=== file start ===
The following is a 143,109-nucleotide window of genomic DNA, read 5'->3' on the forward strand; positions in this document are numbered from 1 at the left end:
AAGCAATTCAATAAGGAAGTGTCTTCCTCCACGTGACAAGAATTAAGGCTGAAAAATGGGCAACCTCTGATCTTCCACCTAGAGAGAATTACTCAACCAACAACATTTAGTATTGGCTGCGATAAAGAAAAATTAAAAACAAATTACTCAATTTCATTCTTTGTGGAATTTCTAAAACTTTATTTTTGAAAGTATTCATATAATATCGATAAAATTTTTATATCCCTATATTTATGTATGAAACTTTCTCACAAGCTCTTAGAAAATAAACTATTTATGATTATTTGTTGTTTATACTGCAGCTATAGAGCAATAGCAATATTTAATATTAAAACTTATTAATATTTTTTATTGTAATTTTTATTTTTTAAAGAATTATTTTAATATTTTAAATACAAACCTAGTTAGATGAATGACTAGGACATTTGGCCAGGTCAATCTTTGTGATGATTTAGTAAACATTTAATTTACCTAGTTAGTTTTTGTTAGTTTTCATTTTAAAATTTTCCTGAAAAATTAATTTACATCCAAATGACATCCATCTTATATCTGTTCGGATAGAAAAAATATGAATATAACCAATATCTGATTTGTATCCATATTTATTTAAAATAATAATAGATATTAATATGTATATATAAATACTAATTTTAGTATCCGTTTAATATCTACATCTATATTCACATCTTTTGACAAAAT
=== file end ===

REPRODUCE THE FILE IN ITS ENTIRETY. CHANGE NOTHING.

The following is a 143,109-nucleotide window of genomic DNA, read 5'->3' on the forward strand; positions in this document are numbered from 1 at the left end:
AAGCAATTCAATAAGGAAGTGTCTTCCTCCACGTGACAAGAATTAAGGCTGAAAAATGGGCAACCTCTGATCTTCCACCTAGAGAGAATTACTCAACCAACAACATTTAGTATTGGCTGCGATAAAGAAAAATTAAAAACAAATTACTCAATTTCATTCTTTGTGGAATTTCTAAAACTTTATTTTTGAAAGTATTCATATAATATCGATAAAATTTTTATATCCCTATATTTATGTATGAAACTTTCTCACAAGCTCTTAGAAAATAAACTATTTATGATTATTTGTTGTTTATACTGCAGCTATAGAGCAATAGCAATATTTAATATTAAAACTTATTAATATTTTTTATTGTAATTTTTATTTTTTAAAGAATTATTTTAATATTTTAAATACAAACCTAGTTAGATGAATGACTAGGACATTTGGCCAGGTCAATCTTTGTGATGATTTAGTAAACATTTAATTTACCTAGTTAGTTTTTGTTAGTTTTCATTTTAAAATTTTCCTGAAAAATTAATTTACATCCAAATGACATCCATCTTATATCTGTTCGGATAGAAAAAATATGAATATAACCAATATCTGATTTGTATCCATATTTATTTAAAATAATAATAGATATTAATATGTATATATAAATACTAATTTTAGTATCCGTTTAATATCTACATCTATATTCACATCTTTTGACAAAAT